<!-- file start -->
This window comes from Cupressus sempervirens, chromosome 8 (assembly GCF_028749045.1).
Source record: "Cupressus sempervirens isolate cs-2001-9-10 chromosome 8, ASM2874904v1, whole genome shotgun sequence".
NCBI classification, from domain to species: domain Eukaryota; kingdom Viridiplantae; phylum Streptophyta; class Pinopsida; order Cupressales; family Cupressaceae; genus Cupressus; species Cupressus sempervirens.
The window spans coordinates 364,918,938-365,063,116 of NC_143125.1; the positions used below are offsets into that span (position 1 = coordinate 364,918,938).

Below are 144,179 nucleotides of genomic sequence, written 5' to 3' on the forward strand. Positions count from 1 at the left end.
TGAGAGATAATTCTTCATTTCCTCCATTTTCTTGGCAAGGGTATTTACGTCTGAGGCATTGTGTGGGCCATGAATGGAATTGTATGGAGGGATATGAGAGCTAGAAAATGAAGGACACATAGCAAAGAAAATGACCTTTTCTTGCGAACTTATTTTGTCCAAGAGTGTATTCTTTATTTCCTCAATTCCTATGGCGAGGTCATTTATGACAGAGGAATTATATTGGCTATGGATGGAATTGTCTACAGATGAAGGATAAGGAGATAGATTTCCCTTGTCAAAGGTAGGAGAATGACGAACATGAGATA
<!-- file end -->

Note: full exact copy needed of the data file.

This window comes from Cupressus sempervirens, chromosome 8 (assembly GCF_028749045.1).
Source record: "Cupressus sempervirens isolate cs-2001-9-10 chromosome 8, ASM2874904v1, whole genome shotgun sequence".
NCBI classification, from domain to species: domain Eukaryota; kingdom Viridiplantae; phylum Streptophyta; class Pinopsida; order Cupressales; family Cupressaceae; genus Cupressus; species Cupressus sempervirens.
The window spans coordinates 364,918,938-365,063,116 of NC_143125.1; the positions used below are offsets into that span (position 1 = coordinate 364,918,938).

Below are 144,179 nucleotides of genomic sequence, written 5' to 3' on the forward strand. Positions count from 1 at the left end.
TGAGAGATAATTCTTCATTTCCTCCATTTTCTTGGCAAGGGTATTTACGTCTGAGGCATTGTGTGGGCCATGAATGGAATTGTATGGAGGGATATGAGAGCTAGAAAATGAAGGACACATAGCAAAGAAAATGACCTTTTCTTGCGAACTTATTTTGTCCAAGAGTGTATTCTTTATTTCCTCAATTCCTATGGCGAGGTCATTTATGACAGAGGAATTATATTGGCTATGGATGGAATTGTCTACAGATGAAGGATAAGGAGATAGATTTCCCTTGTCAAAGGTAGGAGAATGACGAACATGAGATA